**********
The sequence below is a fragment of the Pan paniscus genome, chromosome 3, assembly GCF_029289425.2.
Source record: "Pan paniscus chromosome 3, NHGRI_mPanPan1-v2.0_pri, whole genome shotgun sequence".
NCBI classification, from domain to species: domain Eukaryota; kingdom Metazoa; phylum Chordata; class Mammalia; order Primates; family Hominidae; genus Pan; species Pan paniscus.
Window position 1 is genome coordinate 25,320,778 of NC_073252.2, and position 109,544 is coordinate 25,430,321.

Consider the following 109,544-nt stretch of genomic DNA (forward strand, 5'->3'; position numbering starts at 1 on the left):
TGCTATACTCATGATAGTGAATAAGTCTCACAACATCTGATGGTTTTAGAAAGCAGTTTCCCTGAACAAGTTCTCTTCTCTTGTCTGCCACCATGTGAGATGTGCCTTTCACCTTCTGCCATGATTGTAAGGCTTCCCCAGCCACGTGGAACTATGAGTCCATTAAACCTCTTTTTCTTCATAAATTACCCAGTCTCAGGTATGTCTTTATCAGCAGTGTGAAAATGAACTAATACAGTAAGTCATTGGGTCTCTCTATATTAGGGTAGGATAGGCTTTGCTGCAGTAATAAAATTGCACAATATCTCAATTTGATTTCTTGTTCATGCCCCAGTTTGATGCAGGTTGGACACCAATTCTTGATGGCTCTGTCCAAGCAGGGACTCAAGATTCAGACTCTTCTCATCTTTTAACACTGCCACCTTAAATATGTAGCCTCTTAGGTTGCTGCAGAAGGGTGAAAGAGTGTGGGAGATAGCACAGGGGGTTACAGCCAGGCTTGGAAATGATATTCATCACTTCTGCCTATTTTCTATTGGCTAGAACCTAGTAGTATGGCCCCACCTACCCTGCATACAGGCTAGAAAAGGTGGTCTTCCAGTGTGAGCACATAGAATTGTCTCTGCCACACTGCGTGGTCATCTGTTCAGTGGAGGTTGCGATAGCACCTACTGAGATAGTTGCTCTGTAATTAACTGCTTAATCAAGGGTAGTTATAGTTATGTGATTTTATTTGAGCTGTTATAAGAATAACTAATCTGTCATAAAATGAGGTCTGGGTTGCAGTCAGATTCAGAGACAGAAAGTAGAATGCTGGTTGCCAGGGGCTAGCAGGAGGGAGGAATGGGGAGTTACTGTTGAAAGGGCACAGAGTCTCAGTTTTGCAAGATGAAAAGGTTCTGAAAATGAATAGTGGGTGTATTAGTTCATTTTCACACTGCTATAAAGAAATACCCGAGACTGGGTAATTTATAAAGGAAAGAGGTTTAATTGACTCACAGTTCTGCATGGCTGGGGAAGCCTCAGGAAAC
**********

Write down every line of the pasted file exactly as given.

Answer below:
The sequence below is a fragment of the Pan paniscus genome, chromosome 3, assembly GCF_029289425.2.
Source record: "Pan paniscus chromosome 3, NHGRI_mPanPan1-v2.0_pri, whole genome shotgun sequence".
NCBI classification, from domain to species: domain Eukaryota; kingdom Metazoa; phylum Chordata; class Mammalia; order Primates; family Hominidae; genus Pan; species Pan paniscus.
Window position 1 is genome coordinate 25,320,778 of NC_073252.2, and position 109,544 is coordinate 25,430,321.

Consider the following 109,544-nt stretch of genomic DNA (forward strand, 5'->3'; position numbering starts at 1 on the left):
TGCTATACTCATGATAGTGAATAAGTCTCACAACATCTGATGGTTTTAGAAAGCAGTTTCCCTGAACAAGTTCTCTTCTCTTGTCTGCCACCATGTGAGATGTGCCTTTCACCTTCTGCCATGATTGTAAGGCTTCCCCAGCCACGTGGAACTATGAGTCCATTAAACCTCTTTTTCTTCATAAATTACCCAGTCTCAGGTATGTCTTTATCAGCAGTGTGAAAATGAACTAATACAGTAAGTCATTGGGTCTCTCTATATTAGGGTAGGATAGGCTTTGCTGCAGTAATAAAATTGCACAATATCTCAATTTGATTTCTTGTTCATGCCCCAGTTTGATGCAGGTTGGACACCAATTCTTGATGGCTCTGTCCAAGCAGGGACTCAAGATTCAGACTCTTCTCATCTTTTAACACTGCCACCTTAAATATGTAGCCTCTTAGGTTGCTGCAGAAGGGTGAAAGAGTGTGGGAGATAGCACAGGGGGTTACAGCCAGGCTTGGAAATGATATTCATCACTTCTGCCTATTTTCTATTGGCTAGAACCTAGTAGTATGGCCCCACCTACCCTGCATACAGGCTAGAAAAGGTGGTCTTCCAGTGTGAGCACATAGAATTGTCTCTGCCACACTGCGTGGTCATCTGTTCAGTGGAGGTTGCGATAGCACCTACTGAGATAGTTGCTCTGTAATTAACTGCTTAATCAAGGGTAGTTATAGTTATGTGATTTTATTTGAGCTGTTATAAGAATAACTAATCTGTCATAAAATGAGGTCTGGGTTGCAGTCAGATTCAGAGACAGAAAGTAGAATGCTGGTTGCCAGGGGCTAGCAGGAGGGAGGAATGGGGAGTTACTGTTGAAAGGGCACAGAGTCTCAGTTTTGCAAGATGAAAAGGTTCTGAAAATGAATAGTGGGTGTATTAGTTCATTTTCACACTGCTATAAAGAAATACCCGAGACTGGGTAATTTATAAAGGAAAGAGGTTTAATTGACTCACAGTTCTGCATGGCTGGGGAAGCCTCAGGAAAC